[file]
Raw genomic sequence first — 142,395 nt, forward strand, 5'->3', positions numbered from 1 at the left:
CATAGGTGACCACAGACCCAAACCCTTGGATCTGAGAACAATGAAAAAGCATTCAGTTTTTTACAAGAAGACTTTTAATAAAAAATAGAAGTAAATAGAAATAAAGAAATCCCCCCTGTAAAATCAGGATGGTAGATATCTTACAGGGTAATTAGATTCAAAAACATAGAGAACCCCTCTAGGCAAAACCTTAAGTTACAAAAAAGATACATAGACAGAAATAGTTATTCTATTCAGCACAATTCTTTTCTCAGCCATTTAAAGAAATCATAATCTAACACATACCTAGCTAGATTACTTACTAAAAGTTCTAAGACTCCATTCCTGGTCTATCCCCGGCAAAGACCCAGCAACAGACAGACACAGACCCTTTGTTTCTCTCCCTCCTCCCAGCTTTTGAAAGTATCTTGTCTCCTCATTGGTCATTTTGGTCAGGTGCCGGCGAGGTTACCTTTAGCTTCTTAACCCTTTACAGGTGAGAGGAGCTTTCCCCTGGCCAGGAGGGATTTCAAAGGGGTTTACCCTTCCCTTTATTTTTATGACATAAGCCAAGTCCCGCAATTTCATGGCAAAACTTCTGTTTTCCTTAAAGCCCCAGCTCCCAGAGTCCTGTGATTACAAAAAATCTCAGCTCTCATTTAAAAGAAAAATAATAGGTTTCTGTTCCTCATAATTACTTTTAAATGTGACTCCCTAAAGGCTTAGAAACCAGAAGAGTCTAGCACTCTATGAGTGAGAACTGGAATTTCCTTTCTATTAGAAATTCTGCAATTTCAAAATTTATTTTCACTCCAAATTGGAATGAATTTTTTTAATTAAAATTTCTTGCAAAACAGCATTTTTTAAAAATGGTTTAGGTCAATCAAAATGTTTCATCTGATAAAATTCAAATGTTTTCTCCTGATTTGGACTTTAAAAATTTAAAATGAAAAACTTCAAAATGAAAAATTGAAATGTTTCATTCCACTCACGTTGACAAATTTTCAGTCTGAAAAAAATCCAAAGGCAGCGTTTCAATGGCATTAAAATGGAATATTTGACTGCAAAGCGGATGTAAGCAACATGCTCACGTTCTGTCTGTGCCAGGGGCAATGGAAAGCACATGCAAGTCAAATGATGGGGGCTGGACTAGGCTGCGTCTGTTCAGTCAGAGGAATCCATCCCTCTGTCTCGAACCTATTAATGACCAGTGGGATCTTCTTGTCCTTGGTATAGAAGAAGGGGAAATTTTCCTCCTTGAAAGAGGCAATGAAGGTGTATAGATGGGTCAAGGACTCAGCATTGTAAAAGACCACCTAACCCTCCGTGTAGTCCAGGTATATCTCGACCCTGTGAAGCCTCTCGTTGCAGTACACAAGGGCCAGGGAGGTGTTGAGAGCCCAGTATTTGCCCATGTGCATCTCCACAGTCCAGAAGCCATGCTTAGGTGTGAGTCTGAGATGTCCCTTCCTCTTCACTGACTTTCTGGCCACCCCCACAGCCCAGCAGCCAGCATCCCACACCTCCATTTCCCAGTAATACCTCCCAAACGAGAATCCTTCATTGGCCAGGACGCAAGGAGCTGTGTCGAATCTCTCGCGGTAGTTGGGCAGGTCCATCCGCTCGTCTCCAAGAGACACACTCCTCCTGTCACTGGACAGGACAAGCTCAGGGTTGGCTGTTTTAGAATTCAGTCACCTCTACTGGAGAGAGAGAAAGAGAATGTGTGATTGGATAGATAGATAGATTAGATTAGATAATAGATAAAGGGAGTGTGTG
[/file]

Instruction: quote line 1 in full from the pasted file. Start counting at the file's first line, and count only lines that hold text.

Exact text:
Raw genomic sequence first — 142,395 nt, forward strand, 5'->3', positions numbered from 1 at the left: